Evolution Comic asks students to chronologically detail, in a single-page comic book template, the evolution of human life. They’re asked to include seven specific evolutionary steps in their work: LUCA, plants and animals, primates, apes (hominoids), great apes (hominids), bipedal primates (hominines), and humans (Homo sapiens).

Of all the comic activities, this one tends to be the hardest one for students to wrap their heads around; there are multiple variations of primates, and distinguishing among them in drawings can be difficult. For most students, explaining the progression from LUCA to plants and animals, and then from plants and animals to primates is pretty easy. However, once they’re asked to become more specific in their comic regarding hominoids, hominids, hominines, and Homo sapiens, students’ questions and confusion begin. Considering the definitions of these terms have changed over the years, it can be helpful to point students to websites that shed light on the differences between these terms:

Students should be familiar with the assignment (as this is their third and final comic activity in the course), but it’s always good to reinforce your expectation that they provide explanatory text with their drawings. I also tell my students to be as creative as they can be with their comics; after all, they’re supposed to be informative and entertaining!
The comic activities are a great way to formatively assess your students’ understanding of course material. The evolution of humans is an important and sometimes perplexing topic. What better way to ensure students fully understand the significance of the concept—in the BHP story of the Universe as well as humanity’s place in it?

About the author: The 2016/17 school year marks Bridgette’s fifth teaching BHP as a semester-long history course. She teaches ninth and twelfth graders at Saint Scholastica Academy, a private school for girls. Bridgette teaches 120 students a year in three 90-minute sessions per day.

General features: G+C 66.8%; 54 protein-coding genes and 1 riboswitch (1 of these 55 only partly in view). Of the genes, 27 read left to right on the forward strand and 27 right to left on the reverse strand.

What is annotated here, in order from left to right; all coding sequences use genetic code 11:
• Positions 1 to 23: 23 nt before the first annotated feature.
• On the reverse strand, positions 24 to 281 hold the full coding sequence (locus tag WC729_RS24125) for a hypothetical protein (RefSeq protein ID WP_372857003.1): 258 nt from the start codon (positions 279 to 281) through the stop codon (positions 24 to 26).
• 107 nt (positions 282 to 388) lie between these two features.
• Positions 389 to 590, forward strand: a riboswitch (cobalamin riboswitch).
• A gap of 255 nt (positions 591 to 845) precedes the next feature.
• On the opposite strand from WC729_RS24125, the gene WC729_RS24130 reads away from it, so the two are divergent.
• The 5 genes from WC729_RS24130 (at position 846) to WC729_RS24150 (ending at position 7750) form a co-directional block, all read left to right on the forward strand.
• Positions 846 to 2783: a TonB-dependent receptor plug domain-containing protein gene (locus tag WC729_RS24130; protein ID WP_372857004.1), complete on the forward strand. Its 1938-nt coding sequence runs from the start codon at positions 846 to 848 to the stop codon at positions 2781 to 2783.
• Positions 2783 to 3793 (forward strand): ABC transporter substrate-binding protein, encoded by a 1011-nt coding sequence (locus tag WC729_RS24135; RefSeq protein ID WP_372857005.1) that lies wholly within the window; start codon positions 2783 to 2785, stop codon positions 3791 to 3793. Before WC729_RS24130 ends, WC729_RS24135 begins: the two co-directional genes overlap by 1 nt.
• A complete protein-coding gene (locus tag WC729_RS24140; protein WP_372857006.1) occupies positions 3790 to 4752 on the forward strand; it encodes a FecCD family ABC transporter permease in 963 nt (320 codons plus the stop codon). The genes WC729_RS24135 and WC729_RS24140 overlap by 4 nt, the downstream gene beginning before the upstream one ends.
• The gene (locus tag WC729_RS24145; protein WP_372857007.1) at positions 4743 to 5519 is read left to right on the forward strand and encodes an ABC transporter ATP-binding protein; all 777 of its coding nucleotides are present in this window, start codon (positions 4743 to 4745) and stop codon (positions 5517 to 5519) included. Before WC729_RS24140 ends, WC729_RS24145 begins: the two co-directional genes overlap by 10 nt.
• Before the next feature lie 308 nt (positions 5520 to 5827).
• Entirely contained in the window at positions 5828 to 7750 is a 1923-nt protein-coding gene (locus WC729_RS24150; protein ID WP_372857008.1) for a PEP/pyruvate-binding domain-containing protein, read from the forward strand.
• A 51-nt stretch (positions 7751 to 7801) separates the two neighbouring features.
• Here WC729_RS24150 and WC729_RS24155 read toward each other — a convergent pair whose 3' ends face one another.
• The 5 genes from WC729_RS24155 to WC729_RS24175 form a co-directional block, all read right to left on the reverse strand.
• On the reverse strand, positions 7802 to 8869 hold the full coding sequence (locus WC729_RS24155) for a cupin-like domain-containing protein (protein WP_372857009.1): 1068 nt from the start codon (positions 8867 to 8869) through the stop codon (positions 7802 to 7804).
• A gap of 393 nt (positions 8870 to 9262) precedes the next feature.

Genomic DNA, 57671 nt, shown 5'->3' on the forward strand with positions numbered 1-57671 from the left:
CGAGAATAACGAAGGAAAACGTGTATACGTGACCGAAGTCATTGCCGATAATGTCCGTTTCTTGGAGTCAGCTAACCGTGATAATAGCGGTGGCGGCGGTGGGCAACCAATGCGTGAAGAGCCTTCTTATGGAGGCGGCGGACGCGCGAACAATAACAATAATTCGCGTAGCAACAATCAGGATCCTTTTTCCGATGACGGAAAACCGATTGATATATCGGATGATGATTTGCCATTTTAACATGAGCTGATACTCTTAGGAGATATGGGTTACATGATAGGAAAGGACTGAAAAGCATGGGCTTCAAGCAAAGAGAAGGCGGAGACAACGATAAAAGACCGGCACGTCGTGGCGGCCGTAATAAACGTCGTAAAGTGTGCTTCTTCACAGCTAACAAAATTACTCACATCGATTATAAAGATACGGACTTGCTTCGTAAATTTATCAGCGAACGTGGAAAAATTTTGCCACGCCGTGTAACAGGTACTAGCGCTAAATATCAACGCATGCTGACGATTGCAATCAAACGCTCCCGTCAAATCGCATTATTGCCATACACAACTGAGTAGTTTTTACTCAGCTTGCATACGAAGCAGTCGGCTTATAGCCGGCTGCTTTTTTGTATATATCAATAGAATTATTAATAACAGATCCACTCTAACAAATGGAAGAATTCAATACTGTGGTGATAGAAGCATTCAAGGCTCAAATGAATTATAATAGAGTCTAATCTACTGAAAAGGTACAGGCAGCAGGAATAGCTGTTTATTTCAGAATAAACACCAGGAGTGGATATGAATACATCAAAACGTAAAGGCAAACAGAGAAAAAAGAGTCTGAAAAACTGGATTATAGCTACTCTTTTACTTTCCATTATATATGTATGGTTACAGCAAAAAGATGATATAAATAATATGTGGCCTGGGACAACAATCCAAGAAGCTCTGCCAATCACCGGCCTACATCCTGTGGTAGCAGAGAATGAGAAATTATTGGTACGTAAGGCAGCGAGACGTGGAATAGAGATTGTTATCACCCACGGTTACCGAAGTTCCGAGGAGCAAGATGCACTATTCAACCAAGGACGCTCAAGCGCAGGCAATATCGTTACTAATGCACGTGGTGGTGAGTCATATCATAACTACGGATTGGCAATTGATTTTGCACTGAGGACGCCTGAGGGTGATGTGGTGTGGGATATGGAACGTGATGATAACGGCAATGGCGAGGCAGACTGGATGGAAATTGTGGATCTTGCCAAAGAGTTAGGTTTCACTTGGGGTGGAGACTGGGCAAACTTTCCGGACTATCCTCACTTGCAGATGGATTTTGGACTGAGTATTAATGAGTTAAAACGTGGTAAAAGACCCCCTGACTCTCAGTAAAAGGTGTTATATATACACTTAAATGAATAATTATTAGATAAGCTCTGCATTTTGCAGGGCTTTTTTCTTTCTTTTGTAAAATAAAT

Making Craters (and Messes!)

Dave Burzillo, BHP Teacher
Massachusetts, USA

Making Craters, in Lesson 5.4, is one of a series of new science activities recently added to Big History to engage student interest in science through experiment, observation, and data analysis. Lesson 5.4 focuses on the impact of cosmic collisions with Earth, and this hands-on activity asks students to make predictions about how the size, speed, and angle of meteorites (which are represented by rocks of varying size in this classroom experiment) might affect the characteristics of the craters they create.

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Giordano Bruno crater on the moon. Credits: NASA/Goddard/Arizona State University.

My students worked in groups to make predictions about the impacts of small, medium, and large rocks. They then tested their predictions by dropping the rocks from different heights into pans of flour covered with cocoa powder. Students then observed and measured the “craters” that their “meteorites” created, and compared their observations with their predictions.

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My students enjoyed the activity and really got into measuring the depths and diameters of the craters. They also enjoyed messing up the room a bit—this activity led to some dirty desks and floor space! Most found confirmation in their predictions that larger rocks would create larger craters, but there was a wider range of results when it came to the impacts of angle and speed. Some found that their medium-sized rocks created bigger craters than the larger rocks, and they concluded that the shape of the rock influenced these results.

This activity was a good way to introduce our study of the dinosaur extinction, and students had fun doing it. It was worth the clean-up!

About the author: Dave has taught for over 30 years, more than 25 of them at his current school, a private high school in Weston, MA. For the last 7 years, he has taught BHP to ninth-, eleventh-, and twelfth-graders. His school runs on a trimester system, which gives him about 90 days to cover 13.8 billion years of history in each class. He has 12-16 students in each class. Recently, Dave began offering an online BHP course in the summer.